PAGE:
“You know, everybody wants free home delivery, but that’s an extraordinarily expensive thing to do. So, should I use financial incentives to steer them to the store to pick it up? Should I make sure they understand the actual cost of delivery to the home? If people are willing to pay it, by all means, I’m willing to go there. But if not, maybe I need to explore that side of it,” he says.
“That doesn’t mean I drop digital. I don’t drop ecommerce. It just means I need to address how to actually have it make money.”
Expansion and differentiation
Pure and simple, Marcotte says, “2020 is an outlier year. And as a retailer, I’m going to look at that, and say, ‘There are some elements of the different dotcoms that exploded that maybe I should look at. Maybe I should expand my offerings to reflect that better.’”
Recently, while in a home improvement store, Marcotte found it interesting how it was “covered in household detergents and displays”. Manufacturers of those products are investing heavily, he says, “because they feel like people will be there anyway, and it’s a pretty good place to buy household goods.”
Retailers are currently considering which channels to “nudge into,” he says, for expansion and differentiation.
That said, all of the companies on the list have a strong brand identity. Consider, for example, 1-800-Flowers.com, Inc., Boxed.com, Dollar General, Lululemon and Ollie’s Bargain Outlet.
“I’m not sure I would say that’s a surprise, but it is something that stands out,” Marcotte says. “They went into 2020 with a strong identification already. From there, their growth built out very quickly. For the most part, these companies did not need to build new capabilities to grow in 2020... . They came into the year with the right tools. And that worked out for them pretty good.”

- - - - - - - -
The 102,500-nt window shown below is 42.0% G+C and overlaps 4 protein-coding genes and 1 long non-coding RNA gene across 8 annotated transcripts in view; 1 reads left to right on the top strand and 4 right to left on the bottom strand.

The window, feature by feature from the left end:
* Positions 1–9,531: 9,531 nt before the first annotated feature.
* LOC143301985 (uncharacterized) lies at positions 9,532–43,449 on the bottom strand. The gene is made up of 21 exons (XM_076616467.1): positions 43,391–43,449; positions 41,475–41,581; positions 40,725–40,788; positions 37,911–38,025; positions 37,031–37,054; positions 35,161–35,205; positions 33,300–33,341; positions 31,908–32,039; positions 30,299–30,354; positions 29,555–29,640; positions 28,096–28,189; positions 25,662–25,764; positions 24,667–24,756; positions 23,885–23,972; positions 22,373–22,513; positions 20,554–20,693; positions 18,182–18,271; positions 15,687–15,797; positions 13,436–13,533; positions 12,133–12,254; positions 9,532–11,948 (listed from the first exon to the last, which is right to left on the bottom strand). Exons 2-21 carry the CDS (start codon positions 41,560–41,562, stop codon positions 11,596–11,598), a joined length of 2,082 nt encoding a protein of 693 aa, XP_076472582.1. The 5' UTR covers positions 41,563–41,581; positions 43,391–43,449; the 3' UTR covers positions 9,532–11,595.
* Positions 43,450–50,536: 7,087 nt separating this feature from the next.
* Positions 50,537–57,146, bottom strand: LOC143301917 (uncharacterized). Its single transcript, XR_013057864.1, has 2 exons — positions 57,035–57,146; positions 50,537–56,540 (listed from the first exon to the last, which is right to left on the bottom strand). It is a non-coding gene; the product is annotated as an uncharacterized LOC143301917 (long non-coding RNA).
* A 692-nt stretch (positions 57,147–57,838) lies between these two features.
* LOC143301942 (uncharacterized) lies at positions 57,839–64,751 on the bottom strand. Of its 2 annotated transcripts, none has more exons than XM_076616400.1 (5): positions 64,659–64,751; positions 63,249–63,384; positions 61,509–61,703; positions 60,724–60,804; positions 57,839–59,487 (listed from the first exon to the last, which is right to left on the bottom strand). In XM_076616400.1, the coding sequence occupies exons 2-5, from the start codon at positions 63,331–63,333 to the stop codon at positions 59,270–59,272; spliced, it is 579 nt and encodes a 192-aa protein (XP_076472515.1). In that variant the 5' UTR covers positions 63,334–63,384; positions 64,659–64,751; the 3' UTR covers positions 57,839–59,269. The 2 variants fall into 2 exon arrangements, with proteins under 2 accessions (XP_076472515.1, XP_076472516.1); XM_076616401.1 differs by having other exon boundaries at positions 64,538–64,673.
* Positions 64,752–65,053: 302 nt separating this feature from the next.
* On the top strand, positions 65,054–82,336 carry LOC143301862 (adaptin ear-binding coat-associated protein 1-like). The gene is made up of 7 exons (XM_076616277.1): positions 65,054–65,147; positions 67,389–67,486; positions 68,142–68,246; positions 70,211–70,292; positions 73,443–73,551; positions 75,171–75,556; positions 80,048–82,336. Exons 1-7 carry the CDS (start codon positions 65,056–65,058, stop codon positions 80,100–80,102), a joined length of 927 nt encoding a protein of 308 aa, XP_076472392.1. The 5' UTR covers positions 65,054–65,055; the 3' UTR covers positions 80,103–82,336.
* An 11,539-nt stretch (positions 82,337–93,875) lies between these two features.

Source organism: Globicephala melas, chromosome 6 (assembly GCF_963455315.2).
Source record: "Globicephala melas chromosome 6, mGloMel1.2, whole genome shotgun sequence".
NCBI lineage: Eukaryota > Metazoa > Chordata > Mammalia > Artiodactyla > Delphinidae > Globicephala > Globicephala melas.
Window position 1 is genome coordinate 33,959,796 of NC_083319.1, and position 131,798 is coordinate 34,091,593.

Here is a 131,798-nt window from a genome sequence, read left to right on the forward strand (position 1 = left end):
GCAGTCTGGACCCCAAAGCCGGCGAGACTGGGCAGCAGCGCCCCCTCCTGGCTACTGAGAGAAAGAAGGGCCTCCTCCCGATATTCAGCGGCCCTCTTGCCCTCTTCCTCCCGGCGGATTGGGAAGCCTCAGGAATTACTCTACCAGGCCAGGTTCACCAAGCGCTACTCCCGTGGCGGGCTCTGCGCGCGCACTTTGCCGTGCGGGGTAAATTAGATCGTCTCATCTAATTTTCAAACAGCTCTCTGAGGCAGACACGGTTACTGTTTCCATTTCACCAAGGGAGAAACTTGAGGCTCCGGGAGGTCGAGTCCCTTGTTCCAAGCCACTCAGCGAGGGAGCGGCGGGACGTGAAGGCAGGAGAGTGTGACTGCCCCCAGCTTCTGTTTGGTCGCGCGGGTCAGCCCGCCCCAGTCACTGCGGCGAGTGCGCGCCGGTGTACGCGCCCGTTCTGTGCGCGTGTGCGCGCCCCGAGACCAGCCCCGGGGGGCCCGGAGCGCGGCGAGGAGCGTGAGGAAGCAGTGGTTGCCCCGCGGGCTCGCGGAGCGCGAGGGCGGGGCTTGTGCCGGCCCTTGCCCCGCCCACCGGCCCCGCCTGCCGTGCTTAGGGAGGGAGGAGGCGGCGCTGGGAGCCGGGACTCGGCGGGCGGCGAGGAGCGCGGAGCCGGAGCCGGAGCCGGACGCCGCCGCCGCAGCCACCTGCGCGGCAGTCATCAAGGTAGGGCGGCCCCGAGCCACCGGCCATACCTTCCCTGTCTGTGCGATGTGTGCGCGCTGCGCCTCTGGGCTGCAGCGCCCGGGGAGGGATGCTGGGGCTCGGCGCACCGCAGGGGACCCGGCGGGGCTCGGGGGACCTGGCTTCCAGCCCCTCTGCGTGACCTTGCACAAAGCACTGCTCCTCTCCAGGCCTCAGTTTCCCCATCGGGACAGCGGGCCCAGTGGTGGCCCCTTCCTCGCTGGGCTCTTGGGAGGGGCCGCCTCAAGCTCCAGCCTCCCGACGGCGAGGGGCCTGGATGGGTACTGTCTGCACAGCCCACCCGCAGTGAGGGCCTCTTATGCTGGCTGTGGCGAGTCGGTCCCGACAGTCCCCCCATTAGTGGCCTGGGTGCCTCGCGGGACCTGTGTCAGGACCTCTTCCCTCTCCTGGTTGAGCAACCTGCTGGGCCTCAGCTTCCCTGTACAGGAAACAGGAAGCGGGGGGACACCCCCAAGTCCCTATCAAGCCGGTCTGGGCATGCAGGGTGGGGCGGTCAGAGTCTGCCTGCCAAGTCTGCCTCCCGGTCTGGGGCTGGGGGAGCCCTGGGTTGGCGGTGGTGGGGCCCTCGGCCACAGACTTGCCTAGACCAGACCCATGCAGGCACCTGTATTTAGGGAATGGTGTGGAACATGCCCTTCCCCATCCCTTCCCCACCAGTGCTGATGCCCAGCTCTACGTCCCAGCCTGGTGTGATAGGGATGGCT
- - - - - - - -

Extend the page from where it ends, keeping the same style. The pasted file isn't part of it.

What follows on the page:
The Kantar-NRF U.S. Hot 25 list is the annual ranking of the nation’s most impactful and fastest-growing retail companies. Rankings are determined by year-over-year percentage increases in domestic sales. The focus on growth rate highlights hot, growing, companies without being overpowered by the largest retailers in the United States. Retailer sales and growth figures are based on Kantar’s Retail IQ integrated research methodology. Kantar estimates sales of privately held companies, franchise sales and domestic sales when the figures are not self-reported. This removes the impact of the companies’ investments in international operations from the growth rankings to give a true perspective on the situation in the U.S. retail market. To learn more about Kantar’s research and reporting methodology, visit https://retailiq.kantar.com/.